Director: Athina Rachel Tsangari
Cast: Vangelis Mourikis, Nikos Orphanos, Yorgos Pirpassopoulos
Running time: 105 mins
Release date: July 22nd
The Greek are an odd bunch. Well, that would be the easy take-away from the country’s recent cinematic output anyway. Movies like Dogtooth, last year’s English-language The Lobster, and now Chevalier give the impression of a people with an extremely dark and weird sense of humour, fans of dissecting the quirkiness that lurks behind the thin veil of social normalcy. They produce films that paint portraits of outsiders with odd mannerisms and habits, cast-outs who struggle to find the place that they fit in the world. It can be interesting to wonder how the nation’s films reflect on its people until you realise that they actually reflect on about three of them; Yorgos Lanthimos has become the foremost name in Greek cinema, directing and co-writing Dogtooth and The Lobster with Efthymis Filippou, who in turn co-wrote Chevalier with director Athina Rachel Tsangari, who was herself a producer on Dogtooth. In truth it’s not as much a national industry as it is a little club, and the films are not so much a statement on Greek culture as they are a portrait of the peculiar minds of the few people behind the camera with the power to launch a film internationally.
Tsangari’s Chevalier follows the thematic trends of those other films, giving us a cast of six men on a boat. It’s not entirely clear what their jobs are, but it does seem to entail catching octopi and slapping them off rocks. That’s about all the insight we get, as the rest of the movie is almost entirely confined to the various rooms of the vessel as the men prepare to head home. They decide in their last days on board to enter into a tournament of sorts, a makeshift competition to decide who is The Best. Not at anything in particular, or at a bunch of very particular and unrelated things that will somehow, in the end, add up to prove once and for all who is the greatest of the six. The men set about scoring each other arbitrarily on aspects of behaviour, pulling out their little notebooks to keep tabs when anyone does anything notably impressive or unfavourable. Whether it’s assembling Ikea furniture, maintaining an erection or simply being nice to one another, they will find any way to prove themselves. For the audience the winner is Makis Papadimitriou’s Dimitris, the only truly likable character and the one whose charm elevates the film while the rest of the boats cast sink.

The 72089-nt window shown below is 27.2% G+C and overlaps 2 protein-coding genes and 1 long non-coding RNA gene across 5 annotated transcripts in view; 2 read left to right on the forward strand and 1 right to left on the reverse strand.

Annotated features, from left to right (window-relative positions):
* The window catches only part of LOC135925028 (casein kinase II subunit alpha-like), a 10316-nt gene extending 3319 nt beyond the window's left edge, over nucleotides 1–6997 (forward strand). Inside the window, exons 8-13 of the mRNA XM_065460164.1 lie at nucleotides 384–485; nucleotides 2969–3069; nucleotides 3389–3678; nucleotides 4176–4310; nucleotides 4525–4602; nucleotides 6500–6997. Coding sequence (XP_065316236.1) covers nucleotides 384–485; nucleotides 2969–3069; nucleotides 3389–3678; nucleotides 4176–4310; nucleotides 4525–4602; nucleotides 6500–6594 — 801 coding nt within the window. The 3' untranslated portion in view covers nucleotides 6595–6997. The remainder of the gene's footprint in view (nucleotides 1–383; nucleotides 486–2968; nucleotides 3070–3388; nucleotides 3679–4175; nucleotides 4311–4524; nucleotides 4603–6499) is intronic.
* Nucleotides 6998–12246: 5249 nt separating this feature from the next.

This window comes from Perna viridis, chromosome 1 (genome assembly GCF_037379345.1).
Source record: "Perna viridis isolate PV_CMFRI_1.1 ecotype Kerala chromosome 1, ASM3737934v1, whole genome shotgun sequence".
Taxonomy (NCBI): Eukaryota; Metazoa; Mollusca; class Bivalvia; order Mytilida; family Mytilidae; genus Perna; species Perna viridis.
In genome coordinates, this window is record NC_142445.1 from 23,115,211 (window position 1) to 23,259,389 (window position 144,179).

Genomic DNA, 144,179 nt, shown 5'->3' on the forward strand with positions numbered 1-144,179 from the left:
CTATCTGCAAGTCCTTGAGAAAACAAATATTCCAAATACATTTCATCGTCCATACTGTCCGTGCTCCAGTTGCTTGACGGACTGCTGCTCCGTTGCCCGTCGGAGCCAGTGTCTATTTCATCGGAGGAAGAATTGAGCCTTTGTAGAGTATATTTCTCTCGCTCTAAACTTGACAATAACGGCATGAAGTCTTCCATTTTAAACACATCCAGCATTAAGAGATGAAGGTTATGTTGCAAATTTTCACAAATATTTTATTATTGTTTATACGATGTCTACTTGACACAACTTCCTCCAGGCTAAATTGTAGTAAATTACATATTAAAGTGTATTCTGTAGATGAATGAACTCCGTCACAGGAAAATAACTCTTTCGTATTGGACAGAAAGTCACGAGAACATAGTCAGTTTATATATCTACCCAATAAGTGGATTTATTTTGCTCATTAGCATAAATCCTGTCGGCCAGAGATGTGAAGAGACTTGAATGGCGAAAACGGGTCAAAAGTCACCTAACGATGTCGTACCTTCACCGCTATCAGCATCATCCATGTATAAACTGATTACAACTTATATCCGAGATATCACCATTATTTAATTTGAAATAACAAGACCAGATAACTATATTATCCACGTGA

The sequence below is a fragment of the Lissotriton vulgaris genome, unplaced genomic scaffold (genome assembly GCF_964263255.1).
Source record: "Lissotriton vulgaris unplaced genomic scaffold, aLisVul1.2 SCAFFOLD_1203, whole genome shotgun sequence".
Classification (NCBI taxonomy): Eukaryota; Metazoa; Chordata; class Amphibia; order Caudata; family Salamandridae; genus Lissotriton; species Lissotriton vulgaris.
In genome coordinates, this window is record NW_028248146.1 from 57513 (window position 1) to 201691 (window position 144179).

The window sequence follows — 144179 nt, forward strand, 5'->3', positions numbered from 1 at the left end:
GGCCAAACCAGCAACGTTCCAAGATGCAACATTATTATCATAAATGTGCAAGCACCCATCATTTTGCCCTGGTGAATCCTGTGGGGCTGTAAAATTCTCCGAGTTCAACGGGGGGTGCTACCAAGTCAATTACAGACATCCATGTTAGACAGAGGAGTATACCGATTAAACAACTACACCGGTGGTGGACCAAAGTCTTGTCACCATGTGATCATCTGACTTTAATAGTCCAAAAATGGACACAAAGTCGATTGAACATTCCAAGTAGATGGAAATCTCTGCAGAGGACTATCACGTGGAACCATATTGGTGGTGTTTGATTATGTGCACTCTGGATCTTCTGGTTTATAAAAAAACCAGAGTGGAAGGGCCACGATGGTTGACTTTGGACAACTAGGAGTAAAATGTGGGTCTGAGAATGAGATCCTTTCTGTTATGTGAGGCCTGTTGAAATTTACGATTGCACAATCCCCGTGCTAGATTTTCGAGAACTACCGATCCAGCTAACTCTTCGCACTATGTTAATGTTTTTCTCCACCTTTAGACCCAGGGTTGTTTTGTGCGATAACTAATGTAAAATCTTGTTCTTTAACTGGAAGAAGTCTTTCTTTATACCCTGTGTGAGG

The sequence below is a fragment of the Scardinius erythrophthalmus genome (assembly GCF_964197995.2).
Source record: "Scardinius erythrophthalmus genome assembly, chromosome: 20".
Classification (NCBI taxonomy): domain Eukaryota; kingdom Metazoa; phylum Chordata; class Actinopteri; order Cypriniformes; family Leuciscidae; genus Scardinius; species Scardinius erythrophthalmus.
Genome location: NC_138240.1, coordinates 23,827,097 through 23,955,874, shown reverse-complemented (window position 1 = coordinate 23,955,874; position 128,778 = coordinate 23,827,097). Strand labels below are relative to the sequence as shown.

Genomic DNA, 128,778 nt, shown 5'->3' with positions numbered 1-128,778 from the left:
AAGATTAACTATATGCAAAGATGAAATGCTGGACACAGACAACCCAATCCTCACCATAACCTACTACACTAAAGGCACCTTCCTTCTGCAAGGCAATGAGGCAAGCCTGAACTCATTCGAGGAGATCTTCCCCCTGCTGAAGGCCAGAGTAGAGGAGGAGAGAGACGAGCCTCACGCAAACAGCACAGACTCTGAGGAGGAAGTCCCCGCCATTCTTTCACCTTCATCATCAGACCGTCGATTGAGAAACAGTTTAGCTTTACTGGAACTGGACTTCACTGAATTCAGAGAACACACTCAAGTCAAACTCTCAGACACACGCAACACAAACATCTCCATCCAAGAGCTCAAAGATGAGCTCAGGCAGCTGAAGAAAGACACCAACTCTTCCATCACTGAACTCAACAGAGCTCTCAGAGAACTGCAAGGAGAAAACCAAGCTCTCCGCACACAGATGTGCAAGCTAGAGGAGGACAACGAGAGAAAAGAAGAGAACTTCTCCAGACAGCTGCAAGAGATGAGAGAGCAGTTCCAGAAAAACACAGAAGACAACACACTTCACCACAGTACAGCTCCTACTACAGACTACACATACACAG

Something about the scenario suggests horror, and in truth that kind of suspense or mystery might have saved Chevalier from being the soporific bore that it is. It won Best Film at the London Film Festival and has earned plenty of praise on its journey to these shores, but in truth it feels more like a case of people following the trend of thinking Greek filmmaking is automatically great than judging it on its merits, of which this particular film has few. If things other people have said led you to believe the film is hilarious, it’s not. You may chuckle once or twice, but the dry humour only really lands a few times, the nuances perhaps getting lost in translation. If you’re expecting some grand statement on the nature of man or society, forget it. The film is thin to the point of transparency, and adds nothing really new to the basic idea that males have a competitive streak. Of the men that lose their clothes in the course of Chevalier, and there are a few, the Emperor is the most noticeably naked of all.